Risotto Topped with Mushrooms
I resisted making risotto for years, thinking it would keep me tied to the stove all day. After a cooking lesson with Johnny Zhu, I discovered that’s not the case and have been making it ever since! It’s a great dish for a dinner party because the day before your event you can cook it half way, put it on a baking sheet to cool, cover, and refrigerate it overnight. When your guests have arrived, put the remaining stock on the stove and bring it to a simmer. Put the risotto in a large pot, and finish the dish.
This is what I call a great “base” dish. Start out with the risotto, then combine it with something that will help it pair with a wine. For example, top the finished risotto with some sauteed mushrooms and maybe a drizzle of truffle oil, and you have a great dish to match with a Pinot Noir. This recipe is adapted from Nick Stellino’s Glorious Italian Cooking.
Bring the chicken stock to a boil, then reduce the heat to low to keep it warm. You will be adding it to the risotto later.
- 1 tablespoon butter
- 1 tablespoon olive oil
- 1 small onion, minced
- 2 garlic cloves, minced
- 1 1/2 cups arborio rice
- 1/2 cup white wine
- 1/4 teaspoon salt
- 1/3 cup freshly grated Parmigiano Reggianno cheese
- 3 tablespoons mascarpone cheese (shhhh, Johnny says this is the secret ingredient!)
In a large pot over medium heat, heat the olive oil and butter. After the butter has melted, add the minced onion and cook until it is translucent. Reduce heat to low and add garlic, cooking until it is fragrant. Add the rice and stir about 2 minutes so that it gets coated by the oil. Increase the heat to medium high and add the wine and salt. Stir until the wine is evaporated. Add a ladle full of the warm stock, and stir until almost evaporated.Continue to add a ladle full of stock at a time until the risotto is cooked. You can take a test bite after about 15 minutes to see if it’s still too tough, in which case you would add more stock. When the rice is tender, take the pot off the heat and stir in the cheeses. Let the risotto rest for 5 minutes before serving.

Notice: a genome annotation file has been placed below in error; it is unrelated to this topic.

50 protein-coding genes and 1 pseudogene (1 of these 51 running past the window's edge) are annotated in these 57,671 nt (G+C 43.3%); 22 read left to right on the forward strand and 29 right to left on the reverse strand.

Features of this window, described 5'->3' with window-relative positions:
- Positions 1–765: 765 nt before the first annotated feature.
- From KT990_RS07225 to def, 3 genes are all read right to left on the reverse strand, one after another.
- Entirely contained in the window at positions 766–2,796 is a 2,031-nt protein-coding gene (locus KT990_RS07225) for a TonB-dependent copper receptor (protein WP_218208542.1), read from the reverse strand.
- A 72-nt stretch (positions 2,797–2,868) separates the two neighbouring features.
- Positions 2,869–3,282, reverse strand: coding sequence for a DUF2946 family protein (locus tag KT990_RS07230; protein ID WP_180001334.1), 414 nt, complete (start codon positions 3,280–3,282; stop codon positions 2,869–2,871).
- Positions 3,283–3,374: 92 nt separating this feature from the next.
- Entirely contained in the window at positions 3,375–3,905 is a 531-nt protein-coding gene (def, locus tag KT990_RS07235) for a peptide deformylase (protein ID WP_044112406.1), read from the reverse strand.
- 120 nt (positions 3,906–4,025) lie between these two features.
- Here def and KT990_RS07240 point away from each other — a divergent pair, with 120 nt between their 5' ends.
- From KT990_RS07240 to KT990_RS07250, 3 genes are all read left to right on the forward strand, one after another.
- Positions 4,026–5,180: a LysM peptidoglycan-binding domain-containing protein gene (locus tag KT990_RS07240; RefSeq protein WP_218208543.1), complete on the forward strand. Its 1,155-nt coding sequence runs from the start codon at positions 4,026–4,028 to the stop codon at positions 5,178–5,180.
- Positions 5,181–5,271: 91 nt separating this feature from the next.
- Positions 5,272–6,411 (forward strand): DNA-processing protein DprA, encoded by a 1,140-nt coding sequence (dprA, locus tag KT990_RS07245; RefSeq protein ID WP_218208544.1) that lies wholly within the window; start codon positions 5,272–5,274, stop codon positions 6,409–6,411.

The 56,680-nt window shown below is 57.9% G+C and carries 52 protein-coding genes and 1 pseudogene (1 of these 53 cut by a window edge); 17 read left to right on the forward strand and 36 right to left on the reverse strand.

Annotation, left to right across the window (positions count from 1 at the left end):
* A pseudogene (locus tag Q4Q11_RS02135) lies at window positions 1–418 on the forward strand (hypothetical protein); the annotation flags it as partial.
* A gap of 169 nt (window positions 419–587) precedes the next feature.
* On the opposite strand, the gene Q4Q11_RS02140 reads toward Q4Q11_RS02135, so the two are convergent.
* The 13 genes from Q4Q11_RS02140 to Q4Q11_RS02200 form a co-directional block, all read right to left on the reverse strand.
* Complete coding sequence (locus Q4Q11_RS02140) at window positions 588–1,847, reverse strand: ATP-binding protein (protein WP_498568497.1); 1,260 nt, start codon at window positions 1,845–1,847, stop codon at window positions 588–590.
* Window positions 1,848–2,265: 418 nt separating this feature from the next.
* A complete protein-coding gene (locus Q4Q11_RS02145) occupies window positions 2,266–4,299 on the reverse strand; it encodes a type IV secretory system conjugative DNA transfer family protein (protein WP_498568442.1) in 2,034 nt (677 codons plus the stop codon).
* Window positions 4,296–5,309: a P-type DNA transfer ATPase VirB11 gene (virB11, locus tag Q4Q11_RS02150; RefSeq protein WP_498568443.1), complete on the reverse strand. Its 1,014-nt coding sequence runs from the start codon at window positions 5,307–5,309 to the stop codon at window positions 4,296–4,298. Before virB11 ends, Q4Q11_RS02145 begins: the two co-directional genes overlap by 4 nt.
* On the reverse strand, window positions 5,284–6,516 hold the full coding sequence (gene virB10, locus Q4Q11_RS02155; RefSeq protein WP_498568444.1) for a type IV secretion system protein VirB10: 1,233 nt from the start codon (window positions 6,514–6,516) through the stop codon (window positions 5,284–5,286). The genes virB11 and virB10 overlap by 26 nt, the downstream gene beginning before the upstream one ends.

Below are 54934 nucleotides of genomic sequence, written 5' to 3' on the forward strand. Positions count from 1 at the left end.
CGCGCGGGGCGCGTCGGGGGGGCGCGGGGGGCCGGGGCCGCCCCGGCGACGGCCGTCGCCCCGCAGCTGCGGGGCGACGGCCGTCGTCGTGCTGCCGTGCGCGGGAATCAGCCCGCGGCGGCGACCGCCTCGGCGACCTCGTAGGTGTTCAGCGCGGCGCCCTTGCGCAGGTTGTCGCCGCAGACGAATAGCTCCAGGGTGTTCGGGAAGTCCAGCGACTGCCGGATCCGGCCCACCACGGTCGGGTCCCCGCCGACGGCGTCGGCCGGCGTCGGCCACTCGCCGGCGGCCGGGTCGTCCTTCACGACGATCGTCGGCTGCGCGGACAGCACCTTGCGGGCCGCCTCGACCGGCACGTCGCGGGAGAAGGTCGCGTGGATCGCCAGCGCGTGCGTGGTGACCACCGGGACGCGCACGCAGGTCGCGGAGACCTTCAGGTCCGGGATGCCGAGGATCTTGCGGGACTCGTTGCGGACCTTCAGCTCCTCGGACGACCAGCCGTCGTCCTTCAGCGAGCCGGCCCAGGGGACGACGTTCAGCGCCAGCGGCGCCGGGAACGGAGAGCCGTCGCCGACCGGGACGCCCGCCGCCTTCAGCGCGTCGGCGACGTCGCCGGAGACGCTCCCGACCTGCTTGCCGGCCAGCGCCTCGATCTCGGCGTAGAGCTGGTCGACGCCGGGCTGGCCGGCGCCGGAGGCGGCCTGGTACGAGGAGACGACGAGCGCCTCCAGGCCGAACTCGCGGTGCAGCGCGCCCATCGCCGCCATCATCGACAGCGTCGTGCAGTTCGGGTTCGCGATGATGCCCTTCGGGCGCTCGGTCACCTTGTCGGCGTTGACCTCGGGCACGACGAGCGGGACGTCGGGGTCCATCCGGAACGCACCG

The best approach here is to first decide what wine you plan on serving, and then figure out what herbs or sauces will create a “bridge” between the food and the wine.
To enjoy this dish with a Merlot, add Herbs de Provence during preparation, then top the finished risotto with a braised fennel sauce. We like this preparation with Northstar Merlot.
Prefer a white wine? Top the finished risotto with langoustines or prawns that have been sauteed in garlic and butter, then serve with a Chardonnay such as Rulo Winery’s Birch Creek Chardonnay.
Top the risotto with Fairbank’s Portabello Pieces and serve an earthy Pinot Noir alongside.
Feel like drinking a Cabernet Sauvignon? Pair your cab with risotto cakes made from leftover risotto, and a romesco sauce for dipping. Simply form risotto into patties using a 1/4 cup measuring cup (I use the measuring cup like a mold). Dredge each patty in breadcrumbs then refrigerate for about 15 minutes. Fry the patties on each side in about 1/4 inch of oil until golden, drain on paper towels, and serve with romesco alongside.
Have fun experimenting with different pairings. You could even make a party of it! Select several different bottles of wine, make one pot of risotto, and pass around several sauces or bridge items for your guests to try on top of the risotto. Your guests can help you decide which pairings work best. What a fun, easy dinner party!